In Memorium

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The long and successful history of the School of Communication Studies would not be possible without the many many faculty members who have taught here over the years. In particular, we mourn the passing of our beloved faculty, remembered here fondly. Our hearts hold space for them as we reflect on the legacies they left behind, in and out of the classroom.

Dr. Bryan Crow

Dr. Bryan Crow

The School of Communication Studies at Southern Illinois University Carbondale is so sad to share the news that our dear friend, colleague, and teacher, Dr. Bryan Crow, professor emeritus in Communication Studies, transitioned from this life early afternoon on September 28, 2019. He held the hands of both of his children, Anthony Howard-Crow and Molly Howard-Crow, and was surrounded by their partners, his grandchildren, and other loving family members.

As many of us know, Bryan fought his battle with cancer so steadfastly, and with a spirit of positivity that filled our hearts and will not be forgotten. Always one to share a smile and a piece of his quick wit or dry, lovable humor, Bryan was seen at the office even up to the last few weeks, though he retired back in June.

Dr. Bryan Crow joined the Communication Studies department (then Speech Communication) in 1981 as an instructor, moving onto the tenure track in 1982 and being promoted to Associate Professor in 1988. In 2013, he became cross-appointed in both Linguistics, and in Women’s, Gender, and Sexuality Studies. His course on Irish Culture was one of the more popular courses for many years in the University Honors Program, as were his study abroad trips to Ireland in collaboration with SIU's Forestry Department. Throughout his time as an academic, he participated in conferences local, regional, national and international, and published in outlets such as the Journal of Language and Social Psychology, Journalism Monographs, and Media, Culture and Society. Dr. Crow sat on nearly 40 masters committees, over 100 dissertation committees, and directed over 30 masters and doctoral projects.

Those outside of academia may know him best as the host of the internationally-syndicated NPR show, Celtic Connections, where he took to the airwaves each Saturday night to showcase his love of the music of the Celtic tribes. This past weekend's show was particularly touching, with its mixture of music and poetry. Through his radio show, he brought much attention to a variety of artists both in the U.S. and worldwide, and did so since 1991. However, he didn't just showcase the music of others; Bryan was a member of a local Irish band, the Dorians, for nearly 30 years, an ensemble that enjoys great fame throughout the region.

During his years in southern Illinois, Bryan received several grants from Carbondale Community Arts, the Illinois Arts Council, the Illinois Humanities Council, and Carbondale Tourism. He received multiple awards and honors, including an induction into the Phi Kappa Phi Honors Society, and the Carbondale Community Arts Legacy Award. He served for many years as a Delegate of the Word and musician at Church of the Good Shepherd, United Church of Christ, in Carbondale, Illinois, and could be found regularly at Harbaugh’s Café.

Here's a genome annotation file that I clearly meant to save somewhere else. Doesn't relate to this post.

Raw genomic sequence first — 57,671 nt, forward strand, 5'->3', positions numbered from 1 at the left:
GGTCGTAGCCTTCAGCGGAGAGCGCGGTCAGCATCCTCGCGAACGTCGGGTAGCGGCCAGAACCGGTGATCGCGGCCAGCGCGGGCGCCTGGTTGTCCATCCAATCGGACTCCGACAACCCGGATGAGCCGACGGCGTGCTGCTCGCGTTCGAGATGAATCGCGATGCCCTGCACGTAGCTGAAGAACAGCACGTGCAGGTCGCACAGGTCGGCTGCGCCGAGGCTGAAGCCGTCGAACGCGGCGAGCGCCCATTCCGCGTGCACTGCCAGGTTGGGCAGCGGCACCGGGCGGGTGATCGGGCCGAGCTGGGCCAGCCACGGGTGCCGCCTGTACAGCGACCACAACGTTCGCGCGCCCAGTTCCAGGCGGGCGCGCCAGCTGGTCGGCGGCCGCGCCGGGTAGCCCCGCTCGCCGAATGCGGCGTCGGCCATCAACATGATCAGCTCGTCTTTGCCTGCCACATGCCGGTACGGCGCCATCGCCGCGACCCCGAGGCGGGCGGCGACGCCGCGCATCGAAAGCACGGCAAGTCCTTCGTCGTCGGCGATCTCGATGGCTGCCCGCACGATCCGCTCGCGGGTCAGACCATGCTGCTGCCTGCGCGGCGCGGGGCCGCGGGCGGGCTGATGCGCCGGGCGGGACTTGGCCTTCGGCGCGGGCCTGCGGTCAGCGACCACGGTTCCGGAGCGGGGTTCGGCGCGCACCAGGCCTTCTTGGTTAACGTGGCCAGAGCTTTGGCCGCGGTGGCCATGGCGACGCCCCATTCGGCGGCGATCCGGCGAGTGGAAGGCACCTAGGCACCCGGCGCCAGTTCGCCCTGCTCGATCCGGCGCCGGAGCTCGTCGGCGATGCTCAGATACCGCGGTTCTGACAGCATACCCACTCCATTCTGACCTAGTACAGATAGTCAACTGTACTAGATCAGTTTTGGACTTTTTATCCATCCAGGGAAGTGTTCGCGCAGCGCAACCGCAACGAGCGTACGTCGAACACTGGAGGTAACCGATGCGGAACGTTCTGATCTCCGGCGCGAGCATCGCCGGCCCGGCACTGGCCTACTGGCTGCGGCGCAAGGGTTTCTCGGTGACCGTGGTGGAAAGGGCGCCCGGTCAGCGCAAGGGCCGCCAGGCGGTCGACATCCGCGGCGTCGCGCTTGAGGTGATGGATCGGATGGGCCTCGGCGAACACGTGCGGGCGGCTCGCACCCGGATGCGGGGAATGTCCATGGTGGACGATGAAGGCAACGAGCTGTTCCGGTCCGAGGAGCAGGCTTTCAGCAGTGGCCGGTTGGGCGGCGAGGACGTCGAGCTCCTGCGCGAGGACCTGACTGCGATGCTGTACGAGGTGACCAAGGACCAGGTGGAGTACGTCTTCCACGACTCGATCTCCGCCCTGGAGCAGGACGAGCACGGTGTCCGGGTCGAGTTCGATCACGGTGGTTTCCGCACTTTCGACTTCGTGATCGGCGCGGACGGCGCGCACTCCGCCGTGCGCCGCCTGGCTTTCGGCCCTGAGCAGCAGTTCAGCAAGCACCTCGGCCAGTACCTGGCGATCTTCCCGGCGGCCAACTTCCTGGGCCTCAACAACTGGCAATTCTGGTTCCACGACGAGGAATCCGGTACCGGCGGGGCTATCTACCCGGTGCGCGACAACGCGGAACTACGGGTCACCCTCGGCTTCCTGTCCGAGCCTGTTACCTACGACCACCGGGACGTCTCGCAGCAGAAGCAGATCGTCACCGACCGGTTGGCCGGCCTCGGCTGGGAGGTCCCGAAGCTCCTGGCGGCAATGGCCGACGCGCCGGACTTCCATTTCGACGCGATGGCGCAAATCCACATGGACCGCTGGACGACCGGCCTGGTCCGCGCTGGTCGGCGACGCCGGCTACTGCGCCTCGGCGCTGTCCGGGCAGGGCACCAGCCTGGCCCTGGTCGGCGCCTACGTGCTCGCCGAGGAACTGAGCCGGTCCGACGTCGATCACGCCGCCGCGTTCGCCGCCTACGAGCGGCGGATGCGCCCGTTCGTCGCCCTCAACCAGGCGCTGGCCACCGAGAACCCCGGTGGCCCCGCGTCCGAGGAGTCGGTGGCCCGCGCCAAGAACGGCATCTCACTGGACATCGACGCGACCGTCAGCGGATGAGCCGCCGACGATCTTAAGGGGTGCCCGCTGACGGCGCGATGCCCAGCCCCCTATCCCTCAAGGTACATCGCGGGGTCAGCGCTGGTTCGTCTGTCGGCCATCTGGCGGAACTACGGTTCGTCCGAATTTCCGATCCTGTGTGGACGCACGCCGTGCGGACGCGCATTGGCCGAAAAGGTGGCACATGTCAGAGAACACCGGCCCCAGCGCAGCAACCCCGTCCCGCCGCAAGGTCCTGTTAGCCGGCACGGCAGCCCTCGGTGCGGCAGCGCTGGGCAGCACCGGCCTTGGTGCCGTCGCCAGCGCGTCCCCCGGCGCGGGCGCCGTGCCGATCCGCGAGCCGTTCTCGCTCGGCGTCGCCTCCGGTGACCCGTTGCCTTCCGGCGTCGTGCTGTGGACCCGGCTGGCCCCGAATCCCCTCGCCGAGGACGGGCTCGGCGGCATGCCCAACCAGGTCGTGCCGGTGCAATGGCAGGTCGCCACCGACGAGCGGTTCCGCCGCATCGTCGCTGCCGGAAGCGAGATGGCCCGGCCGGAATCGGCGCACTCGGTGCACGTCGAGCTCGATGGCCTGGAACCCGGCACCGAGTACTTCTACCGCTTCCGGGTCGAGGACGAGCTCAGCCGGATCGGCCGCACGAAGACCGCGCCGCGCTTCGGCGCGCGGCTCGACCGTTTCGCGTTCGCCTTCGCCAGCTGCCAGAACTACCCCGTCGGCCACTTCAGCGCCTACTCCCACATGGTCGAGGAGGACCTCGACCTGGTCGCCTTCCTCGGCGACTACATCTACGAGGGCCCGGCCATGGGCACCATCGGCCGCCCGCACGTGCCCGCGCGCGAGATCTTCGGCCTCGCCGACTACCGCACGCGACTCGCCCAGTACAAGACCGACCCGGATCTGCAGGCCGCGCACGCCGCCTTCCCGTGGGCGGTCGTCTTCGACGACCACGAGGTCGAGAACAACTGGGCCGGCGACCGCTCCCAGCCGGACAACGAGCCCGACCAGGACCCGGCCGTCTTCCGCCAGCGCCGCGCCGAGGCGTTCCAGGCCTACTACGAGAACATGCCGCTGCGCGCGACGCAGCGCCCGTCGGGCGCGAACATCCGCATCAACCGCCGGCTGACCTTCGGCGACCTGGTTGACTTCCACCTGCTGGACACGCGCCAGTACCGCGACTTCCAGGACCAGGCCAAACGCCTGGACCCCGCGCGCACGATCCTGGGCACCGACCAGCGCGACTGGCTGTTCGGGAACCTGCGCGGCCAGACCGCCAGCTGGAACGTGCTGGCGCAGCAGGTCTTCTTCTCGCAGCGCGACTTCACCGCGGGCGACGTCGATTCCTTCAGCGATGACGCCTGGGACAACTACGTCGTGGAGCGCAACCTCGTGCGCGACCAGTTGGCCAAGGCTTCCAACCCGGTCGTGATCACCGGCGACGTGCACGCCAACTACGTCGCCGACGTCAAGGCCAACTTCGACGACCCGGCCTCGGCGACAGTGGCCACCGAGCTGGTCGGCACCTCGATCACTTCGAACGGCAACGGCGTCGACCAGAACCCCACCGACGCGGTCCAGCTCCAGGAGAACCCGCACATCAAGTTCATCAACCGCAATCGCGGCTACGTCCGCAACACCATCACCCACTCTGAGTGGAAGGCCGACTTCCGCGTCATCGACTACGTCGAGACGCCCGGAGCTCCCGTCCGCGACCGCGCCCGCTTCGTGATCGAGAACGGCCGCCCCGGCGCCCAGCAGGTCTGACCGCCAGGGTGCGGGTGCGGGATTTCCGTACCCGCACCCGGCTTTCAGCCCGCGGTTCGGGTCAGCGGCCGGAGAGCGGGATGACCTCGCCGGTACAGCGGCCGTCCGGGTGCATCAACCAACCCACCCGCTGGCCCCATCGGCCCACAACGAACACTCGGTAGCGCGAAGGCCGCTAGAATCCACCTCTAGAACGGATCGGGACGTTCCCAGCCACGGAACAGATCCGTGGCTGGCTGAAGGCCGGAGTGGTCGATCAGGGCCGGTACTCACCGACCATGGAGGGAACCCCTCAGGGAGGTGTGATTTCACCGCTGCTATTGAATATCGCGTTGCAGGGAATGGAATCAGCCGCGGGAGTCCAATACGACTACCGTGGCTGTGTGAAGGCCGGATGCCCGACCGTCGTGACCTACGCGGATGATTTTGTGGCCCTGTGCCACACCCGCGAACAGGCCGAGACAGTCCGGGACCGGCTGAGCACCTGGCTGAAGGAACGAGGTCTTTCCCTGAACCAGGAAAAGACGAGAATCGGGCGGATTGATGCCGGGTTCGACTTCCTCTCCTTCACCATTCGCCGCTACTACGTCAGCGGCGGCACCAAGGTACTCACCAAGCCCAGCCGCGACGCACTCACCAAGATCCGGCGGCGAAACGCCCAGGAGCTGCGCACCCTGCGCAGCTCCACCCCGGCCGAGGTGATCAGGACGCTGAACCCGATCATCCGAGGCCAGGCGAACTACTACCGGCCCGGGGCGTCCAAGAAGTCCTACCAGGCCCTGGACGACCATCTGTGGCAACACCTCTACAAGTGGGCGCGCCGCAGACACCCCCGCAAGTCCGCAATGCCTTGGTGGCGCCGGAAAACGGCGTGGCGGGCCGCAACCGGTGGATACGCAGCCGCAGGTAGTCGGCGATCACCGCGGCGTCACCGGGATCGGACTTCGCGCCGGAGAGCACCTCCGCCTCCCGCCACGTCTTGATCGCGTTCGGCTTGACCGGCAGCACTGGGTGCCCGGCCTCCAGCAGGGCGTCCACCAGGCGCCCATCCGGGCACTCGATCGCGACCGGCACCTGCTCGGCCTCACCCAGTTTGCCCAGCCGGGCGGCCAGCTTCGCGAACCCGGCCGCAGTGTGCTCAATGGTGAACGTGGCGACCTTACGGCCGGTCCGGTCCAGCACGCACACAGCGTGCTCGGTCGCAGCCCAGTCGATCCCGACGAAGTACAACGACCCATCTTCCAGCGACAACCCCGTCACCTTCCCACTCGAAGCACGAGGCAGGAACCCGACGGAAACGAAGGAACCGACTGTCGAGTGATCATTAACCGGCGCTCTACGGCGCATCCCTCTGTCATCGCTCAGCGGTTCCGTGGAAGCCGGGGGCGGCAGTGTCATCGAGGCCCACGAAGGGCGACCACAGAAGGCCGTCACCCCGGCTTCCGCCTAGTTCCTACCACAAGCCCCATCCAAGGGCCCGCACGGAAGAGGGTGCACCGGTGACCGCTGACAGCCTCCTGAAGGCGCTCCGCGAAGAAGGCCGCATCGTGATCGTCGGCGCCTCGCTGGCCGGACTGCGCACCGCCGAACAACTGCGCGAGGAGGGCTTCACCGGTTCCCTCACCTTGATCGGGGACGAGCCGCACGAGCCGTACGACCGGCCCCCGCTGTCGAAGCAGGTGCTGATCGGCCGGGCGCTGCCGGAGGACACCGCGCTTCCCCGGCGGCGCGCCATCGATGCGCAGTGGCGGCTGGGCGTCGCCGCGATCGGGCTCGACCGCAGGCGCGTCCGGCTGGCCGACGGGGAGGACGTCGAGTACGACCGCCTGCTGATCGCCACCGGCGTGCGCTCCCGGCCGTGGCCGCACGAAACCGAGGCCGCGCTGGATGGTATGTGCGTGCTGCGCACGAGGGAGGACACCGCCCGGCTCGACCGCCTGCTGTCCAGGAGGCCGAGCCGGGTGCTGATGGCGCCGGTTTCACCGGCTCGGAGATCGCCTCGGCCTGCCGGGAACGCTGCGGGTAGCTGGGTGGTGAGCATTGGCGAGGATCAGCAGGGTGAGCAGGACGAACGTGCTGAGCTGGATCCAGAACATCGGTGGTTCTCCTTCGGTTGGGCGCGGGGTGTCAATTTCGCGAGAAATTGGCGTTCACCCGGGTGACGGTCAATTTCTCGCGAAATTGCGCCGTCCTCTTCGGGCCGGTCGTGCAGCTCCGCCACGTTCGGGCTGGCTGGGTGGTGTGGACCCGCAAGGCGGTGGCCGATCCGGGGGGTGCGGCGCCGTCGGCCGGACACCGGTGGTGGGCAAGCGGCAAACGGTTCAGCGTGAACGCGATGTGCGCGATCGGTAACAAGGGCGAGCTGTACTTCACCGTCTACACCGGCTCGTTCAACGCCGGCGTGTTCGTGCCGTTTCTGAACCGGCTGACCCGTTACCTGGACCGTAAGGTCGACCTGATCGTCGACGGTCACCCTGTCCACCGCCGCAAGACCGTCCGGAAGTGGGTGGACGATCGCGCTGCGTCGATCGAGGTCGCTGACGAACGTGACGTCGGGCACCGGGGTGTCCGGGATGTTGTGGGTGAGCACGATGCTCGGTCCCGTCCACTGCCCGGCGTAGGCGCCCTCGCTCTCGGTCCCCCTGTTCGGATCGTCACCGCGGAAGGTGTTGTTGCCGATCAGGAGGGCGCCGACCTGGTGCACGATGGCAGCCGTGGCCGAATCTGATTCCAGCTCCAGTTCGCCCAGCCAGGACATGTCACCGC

Dr. Crow touched many lives, largely through his dedication to his students; he loved teaching, and showed an enormous commitment to his students' success. Our hearts go out to his family and friends both near and far.

A service to share in our grief, and celebrate Bryan's life, is scheduled for Saturday, October 5 at 11:00 AM, at Church of the Good Shepherd in Carbondale. Immediately following the service will be a potluck, music playing, and storytelling. His family writes: "Please feel welcome to bring a potluck dish to share, to bring your instruments if you are a player, and any memories you would like to share of Bryan. We know Bryan would love nothing more than a lively music session following his service! Childcare will be provided. Please feel free to share this post."

Dr. Suzanne Daughton

Dr. Suzanne Daughton

The School of Communication Studies at Southern Illinois University Carbondale is heartbroken to share the news that beloved friend, colleague, teacher, advisor, and mentor, Dr. Suzanne Daughton, passed away on Saturday, February 1, 2020.

Dr. Daughton joined the Communication Studies department at SIU in 1990, after receiving her PhD in rhetorical studies from the University of Texas, Austin. Prior to that, she completed her masters degree in rhetorical studies also at UTA, and her BA in English (Literature and Rhetoric) from State University of New York at Binghamton in 1985.

She was promoted to Associate Professor in 1997, and was also cross-appointed in Women, Gender, and Sexuality Studies at SIU. Her professional interests included rhetorical criticism, rhetoric of social movements, gender and sexuality, and political communication. She was active in her professional associations, including the National Communication Association and Western States Communication Association. In addition to numerous publications, conference presentations, and creative contributions, she co-authored a well-known rhetoric textbook, Modern Rhetorical Criticism. She retired from SIU in June of 2018.